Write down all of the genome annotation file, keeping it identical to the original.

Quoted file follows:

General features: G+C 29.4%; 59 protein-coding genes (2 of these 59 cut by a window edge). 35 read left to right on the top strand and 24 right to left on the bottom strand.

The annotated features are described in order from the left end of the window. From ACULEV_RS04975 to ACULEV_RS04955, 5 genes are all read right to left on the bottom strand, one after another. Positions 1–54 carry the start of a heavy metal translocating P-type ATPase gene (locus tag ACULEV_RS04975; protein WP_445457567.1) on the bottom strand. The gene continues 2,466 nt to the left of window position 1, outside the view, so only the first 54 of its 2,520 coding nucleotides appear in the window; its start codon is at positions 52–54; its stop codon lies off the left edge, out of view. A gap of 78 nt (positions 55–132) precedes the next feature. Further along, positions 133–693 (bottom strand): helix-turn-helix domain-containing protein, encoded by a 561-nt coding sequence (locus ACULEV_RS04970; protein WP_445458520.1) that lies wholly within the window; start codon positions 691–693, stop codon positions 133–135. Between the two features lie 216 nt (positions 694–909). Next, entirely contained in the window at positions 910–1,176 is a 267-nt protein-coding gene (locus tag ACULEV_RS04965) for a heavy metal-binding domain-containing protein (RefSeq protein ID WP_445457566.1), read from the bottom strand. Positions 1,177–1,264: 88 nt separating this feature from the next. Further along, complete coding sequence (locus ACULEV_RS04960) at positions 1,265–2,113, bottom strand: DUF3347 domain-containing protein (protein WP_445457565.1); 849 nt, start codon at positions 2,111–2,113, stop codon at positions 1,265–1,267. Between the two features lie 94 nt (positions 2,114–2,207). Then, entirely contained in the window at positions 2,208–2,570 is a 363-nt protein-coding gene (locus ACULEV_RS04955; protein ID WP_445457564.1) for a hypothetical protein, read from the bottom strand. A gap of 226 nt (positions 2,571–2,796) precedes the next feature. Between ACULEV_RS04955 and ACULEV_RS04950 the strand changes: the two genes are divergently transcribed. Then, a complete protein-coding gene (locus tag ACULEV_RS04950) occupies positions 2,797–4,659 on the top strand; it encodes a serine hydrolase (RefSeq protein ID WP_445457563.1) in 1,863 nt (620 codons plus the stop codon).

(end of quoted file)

General features: G+C 29.4%; 59 protein-coding genes (2 of these 59 cut by a window edge). 35 read left to right on the top strand and 24 right to left on the bottom strand.

The annotated features are described in order from the left end of the window. From ACULEV_RS04975 to ACULEV_RS04955, 5 genes are all read right to left on the bottom strand, one after another. Positions 1–54 carry the start of a heavy metal translocating P-type ATPase gene (locus tag ACULEV_RS04975; protein WP_445457567.1) on the bottom strand. The gene continues 2,466 nt to the left of window position 1, outside the view, so only the first 54 of its 2,520 coding nucleotides appear in the window; its start codon is at positions 52–54; its stop codon lies off the left edge, out of view. A gap of 78 nt (positions 55–132) precedes the next feature. Further along, positions 133–693 (bottom strand): helix-turn-helix domain-containing protein, encoded by a 561-nt coding sequence (locus ACULEV_RS04970; protein WP_445458520.1) that lies wholly within the window; start codon positions 691–693, stop codon positions 133–135. Between the two features lie 216 nt (positions 694–909). Next, entirely contained in the window at positions 910–1,176 is a 267-nt protein-coding gene (locus tag ACULEV_RS04965) for a heavy metal-binding domain-containing protein (RefSeq protein ID WP_445457566.1), read from the bottom strand. Positions 1,177–1,264: 88 nt separating this feature from the next. Further along, complete coding sequence (locus ACULEV_RS04960) at positions 1,265–2,113, bottom strand: DUF3347 domain-containing protein (protein WP_445457565.1); 849 nt, start codon at positions 2,111–2,113, stop codon at positions 1,265–1,267. Between the two features lie 94 nt (positions 2,114–2,207). Then, entirely contained in the window at positions 2,208–2,570 is a 363-nt protein-coding gene (locus ACULEV_RS04955; protein ID WP_445457564.1) for a hypothetical protein, read from the bottom strand. A gap of 226 nt (positions 2,571–2,796) precedes the next feature. Between ACULEV_RS04955 and ACULEV_RS04950 the strand changes: the two genes are divergently transcribed. Then, a complete protein-coding gene (locus tag ACULEV_RS04950) occupies positions 2,797–4,659 on the top strand; it encodes a serine hydrolase (RefSeq protein ID WP_445457563.1) in 1,863 nt (620 codons plus the stop codon).